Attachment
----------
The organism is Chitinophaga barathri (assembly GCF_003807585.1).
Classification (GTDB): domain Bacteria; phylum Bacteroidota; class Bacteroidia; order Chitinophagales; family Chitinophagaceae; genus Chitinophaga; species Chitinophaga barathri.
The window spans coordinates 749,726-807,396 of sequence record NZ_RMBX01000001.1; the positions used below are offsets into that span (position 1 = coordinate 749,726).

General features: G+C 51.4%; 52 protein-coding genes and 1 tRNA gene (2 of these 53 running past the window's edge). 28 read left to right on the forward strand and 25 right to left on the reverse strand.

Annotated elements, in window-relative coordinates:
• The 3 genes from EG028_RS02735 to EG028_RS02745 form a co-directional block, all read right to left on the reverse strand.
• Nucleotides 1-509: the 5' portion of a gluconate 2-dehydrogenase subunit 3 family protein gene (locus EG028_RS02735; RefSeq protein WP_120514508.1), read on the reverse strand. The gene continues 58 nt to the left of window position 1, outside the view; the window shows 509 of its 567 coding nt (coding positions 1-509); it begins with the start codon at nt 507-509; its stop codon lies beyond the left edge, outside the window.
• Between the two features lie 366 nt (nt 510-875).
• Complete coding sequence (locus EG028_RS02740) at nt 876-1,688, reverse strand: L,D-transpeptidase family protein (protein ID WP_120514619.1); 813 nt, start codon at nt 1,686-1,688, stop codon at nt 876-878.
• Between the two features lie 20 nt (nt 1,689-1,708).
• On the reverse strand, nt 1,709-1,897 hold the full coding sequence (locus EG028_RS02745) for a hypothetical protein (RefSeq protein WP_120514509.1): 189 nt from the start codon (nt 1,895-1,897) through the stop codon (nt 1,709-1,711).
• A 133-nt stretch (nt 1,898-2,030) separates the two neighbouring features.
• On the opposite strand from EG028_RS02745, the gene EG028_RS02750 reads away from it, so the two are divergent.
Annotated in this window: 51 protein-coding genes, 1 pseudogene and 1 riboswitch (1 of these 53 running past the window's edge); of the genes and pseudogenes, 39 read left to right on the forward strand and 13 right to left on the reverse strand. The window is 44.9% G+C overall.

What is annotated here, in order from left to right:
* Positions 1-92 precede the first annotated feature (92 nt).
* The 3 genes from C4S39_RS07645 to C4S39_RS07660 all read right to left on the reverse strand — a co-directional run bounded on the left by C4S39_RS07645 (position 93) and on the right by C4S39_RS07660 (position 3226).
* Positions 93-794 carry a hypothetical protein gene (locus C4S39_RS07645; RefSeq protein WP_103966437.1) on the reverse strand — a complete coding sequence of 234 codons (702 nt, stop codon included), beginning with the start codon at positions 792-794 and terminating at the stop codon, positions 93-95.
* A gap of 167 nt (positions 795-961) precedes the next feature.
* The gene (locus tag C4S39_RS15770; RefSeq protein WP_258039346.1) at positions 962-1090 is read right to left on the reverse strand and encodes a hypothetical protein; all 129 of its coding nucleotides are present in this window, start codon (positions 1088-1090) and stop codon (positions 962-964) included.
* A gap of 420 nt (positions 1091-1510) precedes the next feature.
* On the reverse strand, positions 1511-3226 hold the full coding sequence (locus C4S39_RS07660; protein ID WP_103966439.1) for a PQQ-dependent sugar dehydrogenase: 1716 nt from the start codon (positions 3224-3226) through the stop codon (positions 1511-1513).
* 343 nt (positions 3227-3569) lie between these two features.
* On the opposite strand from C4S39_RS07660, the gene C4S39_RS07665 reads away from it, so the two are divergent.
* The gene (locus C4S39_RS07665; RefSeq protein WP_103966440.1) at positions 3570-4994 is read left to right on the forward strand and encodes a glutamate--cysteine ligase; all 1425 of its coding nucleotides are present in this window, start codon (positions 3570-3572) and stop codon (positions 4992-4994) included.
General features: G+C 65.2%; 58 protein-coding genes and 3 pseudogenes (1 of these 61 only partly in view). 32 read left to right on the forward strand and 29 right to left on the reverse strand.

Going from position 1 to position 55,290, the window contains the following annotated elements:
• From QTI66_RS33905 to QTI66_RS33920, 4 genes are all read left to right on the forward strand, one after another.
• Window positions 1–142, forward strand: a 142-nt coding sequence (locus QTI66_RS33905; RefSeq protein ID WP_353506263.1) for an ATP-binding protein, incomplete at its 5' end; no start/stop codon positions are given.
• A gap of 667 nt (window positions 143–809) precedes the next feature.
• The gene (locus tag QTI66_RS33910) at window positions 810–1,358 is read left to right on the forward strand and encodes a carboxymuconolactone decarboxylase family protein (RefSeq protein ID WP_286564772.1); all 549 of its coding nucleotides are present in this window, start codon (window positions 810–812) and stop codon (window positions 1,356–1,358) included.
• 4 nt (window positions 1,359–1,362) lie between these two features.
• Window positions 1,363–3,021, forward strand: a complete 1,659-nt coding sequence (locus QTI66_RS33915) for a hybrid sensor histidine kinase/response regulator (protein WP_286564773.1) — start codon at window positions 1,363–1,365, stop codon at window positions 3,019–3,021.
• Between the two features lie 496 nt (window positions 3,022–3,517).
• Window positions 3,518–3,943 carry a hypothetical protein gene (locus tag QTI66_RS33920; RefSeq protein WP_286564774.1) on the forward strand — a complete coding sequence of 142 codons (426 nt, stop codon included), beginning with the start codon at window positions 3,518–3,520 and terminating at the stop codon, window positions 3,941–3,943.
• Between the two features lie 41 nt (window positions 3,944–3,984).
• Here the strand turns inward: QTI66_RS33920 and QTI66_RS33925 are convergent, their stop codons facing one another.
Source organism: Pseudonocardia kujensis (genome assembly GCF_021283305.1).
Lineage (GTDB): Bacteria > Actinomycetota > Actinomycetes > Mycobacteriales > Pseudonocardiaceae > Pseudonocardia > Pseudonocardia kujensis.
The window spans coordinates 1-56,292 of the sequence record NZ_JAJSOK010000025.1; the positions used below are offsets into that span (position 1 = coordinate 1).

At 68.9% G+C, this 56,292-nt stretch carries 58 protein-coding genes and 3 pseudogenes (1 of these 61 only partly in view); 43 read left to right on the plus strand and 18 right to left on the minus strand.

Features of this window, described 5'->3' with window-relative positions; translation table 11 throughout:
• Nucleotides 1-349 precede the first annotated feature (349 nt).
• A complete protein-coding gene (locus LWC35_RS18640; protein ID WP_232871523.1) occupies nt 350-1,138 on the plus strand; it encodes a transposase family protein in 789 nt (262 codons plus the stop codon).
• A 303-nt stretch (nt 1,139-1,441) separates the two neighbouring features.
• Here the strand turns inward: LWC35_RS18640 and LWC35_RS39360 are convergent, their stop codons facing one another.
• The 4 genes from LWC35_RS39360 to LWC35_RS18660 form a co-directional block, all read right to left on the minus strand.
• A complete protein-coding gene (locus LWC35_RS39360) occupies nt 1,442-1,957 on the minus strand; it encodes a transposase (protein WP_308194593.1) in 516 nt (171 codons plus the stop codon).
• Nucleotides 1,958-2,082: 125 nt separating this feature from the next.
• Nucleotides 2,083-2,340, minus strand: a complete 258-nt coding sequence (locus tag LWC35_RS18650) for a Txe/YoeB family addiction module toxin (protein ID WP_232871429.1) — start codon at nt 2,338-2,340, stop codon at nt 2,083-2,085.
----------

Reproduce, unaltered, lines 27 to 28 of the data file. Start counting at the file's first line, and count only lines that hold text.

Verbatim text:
Going from position 1 to position 55,290, the window contains the following annotated elements:
• From QTI66_RS33905 to QTI66_RS33920, 4 genes are all read left to right on the forward strand, one after another.